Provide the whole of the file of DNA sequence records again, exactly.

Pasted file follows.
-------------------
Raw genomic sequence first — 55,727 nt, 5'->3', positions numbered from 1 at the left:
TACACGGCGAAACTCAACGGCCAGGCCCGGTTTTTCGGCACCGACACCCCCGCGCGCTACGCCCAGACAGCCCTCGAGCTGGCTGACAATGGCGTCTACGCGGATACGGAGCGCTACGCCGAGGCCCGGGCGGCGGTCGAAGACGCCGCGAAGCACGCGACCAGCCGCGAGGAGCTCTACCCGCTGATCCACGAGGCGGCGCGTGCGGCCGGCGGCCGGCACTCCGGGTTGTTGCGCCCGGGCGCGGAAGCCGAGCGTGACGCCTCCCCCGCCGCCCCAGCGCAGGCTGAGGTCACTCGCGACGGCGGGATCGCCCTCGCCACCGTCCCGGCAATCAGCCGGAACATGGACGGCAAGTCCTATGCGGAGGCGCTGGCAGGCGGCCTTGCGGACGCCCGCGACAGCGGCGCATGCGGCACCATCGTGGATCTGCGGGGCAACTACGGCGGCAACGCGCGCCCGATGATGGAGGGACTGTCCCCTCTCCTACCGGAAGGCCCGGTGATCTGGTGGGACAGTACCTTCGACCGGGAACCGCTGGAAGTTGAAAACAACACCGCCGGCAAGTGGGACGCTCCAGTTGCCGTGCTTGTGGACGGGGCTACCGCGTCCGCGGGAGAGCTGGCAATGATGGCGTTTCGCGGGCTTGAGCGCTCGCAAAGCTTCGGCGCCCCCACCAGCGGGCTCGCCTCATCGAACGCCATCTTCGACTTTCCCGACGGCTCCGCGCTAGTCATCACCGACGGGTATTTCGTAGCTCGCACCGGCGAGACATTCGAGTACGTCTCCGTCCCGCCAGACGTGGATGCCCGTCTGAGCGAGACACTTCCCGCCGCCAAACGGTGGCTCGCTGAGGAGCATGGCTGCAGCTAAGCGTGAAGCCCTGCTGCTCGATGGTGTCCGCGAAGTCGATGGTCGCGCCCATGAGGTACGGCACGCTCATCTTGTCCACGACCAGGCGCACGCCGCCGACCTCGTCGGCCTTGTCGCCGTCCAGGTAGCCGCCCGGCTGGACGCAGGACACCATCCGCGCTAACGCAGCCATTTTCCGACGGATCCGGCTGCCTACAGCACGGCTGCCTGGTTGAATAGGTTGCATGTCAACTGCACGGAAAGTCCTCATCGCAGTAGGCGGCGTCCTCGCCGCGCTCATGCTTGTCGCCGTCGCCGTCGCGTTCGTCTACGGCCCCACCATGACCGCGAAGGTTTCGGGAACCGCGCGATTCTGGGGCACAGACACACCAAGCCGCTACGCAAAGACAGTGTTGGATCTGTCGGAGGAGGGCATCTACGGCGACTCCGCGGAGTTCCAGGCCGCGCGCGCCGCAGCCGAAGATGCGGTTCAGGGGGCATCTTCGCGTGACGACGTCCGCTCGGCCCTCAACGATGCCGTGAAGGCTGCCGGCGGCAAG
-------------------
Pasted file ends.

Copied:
Raw genomic sequence first — 55,727 nt, 5'->3', positions numbered from 1 at the left:
TACACGGCGAAACTCAACGGCCAGGCCCGGTTTTTCGGCACCGACACCCCCGCGCGCTACGCCCAGACAGCCCTCGAGCTGGCTGACAATGGCGTCTACGCGGATACGGAGCGCTACGCCGAGGCCCGGGCGGCGGTCGAAGACGCCGCGAAGCACGCGACCAGCCGCGAGGAGCTCTACCCGCTGATCCACGAGGCGGCGCGTGCGGCCGGCGGCCGGCACTCCGGGTTGTTGCGCCCGGGCGCGGAAGCCGAGCGTGACGCCTCCCCCGCCGCCCCAGCGCAGGCTGAGGTCACTCGCGACGGCGGGATCGCCCTCGCCACCGTCCCGGCAATCAGCCGGAACATGGACGGCAAGTCCTATGCGGAGGCGCTGGCAGGCGGCCTTGCGGACGCCCGCGACAGCGGCGCATGCGGCACCATCGTGGATCTGCGGGGCAACTACGGCGGCAACGCGCGCCCGATGATGGAGGGACTGTCCCCTCTCCTACCGGAAGGCCCGGTGATCTGGTGGGACAGTACCTTCGACCGGGAACCGCTGGAAGTTGAAAACAACACCGCCGGCAAGTGGGACGCTCCAGTTGCCGTGCTTGTGGACGGGGCTACCGCGTCCGCGGGAGAGCTGGCAATGATGGCGTTTCGCGGGCTTGAGCGCTCGCAAAGCTTCGGCGCCCCCACCAGCGGGCTCGCCTCATCGAACGCCATCTTCGACTTTCCCGACGGCTCCGCGCTAGTCATCACCGACGGGTATTTCGTAGCTCGCACCGGCGAGACATTCGAGTACGTCTCCGTCCCGCCAGACGTGGATGCCCGTCTGAGCGAGACACTTCCCGCCGCCAAACGGTGGCTCGCTGAGGAGCATGGCTGCAGCTAAGCGTGAAGCCCTGCTGCTCGATGGTGTCCGCGAAGTCGATGGTCGCGCCCATGAGGTACGGCACGCTCATCTTGTCCACGACCAGGCGCACGCCGCCGACCTCGTCGGCCTTGTCGCCGTCCAGGTAGCCGCCCGGCTGGACGCAGGACACCATCCGCGCTAACGCAGCCATTTTCCGACGGATCCGGCTGCCTACAGCACGGCTGCCTGGTTGAATAGGTTGCATGTCAACTGCACGGAAAGTCCTCATCGCAGTAGGCGGCGTCCTCGCCGCGCTCATGCTTGTCGCCGTCGCCGTCGCGTTCGTCTACGGCCCCACCATGACCGCGAAGGTTTCGGGAACCGCGCGATTCTGGGGCACAGACACACCAAGCCGCTACGCAAAGACAGTGTTGGATCTGTCGGAGGAGGGCATCTACGGCGACTCCGCGGAGTTCCAGGCCGCGCGCGCCGCAGCCGAAGATGCGGTTCAGGGGGCATCTTCGCGTGACGACGTCCGCTCGGCCCTCAACGATGCCGTGAAGGCTGCCGGCGGCAAG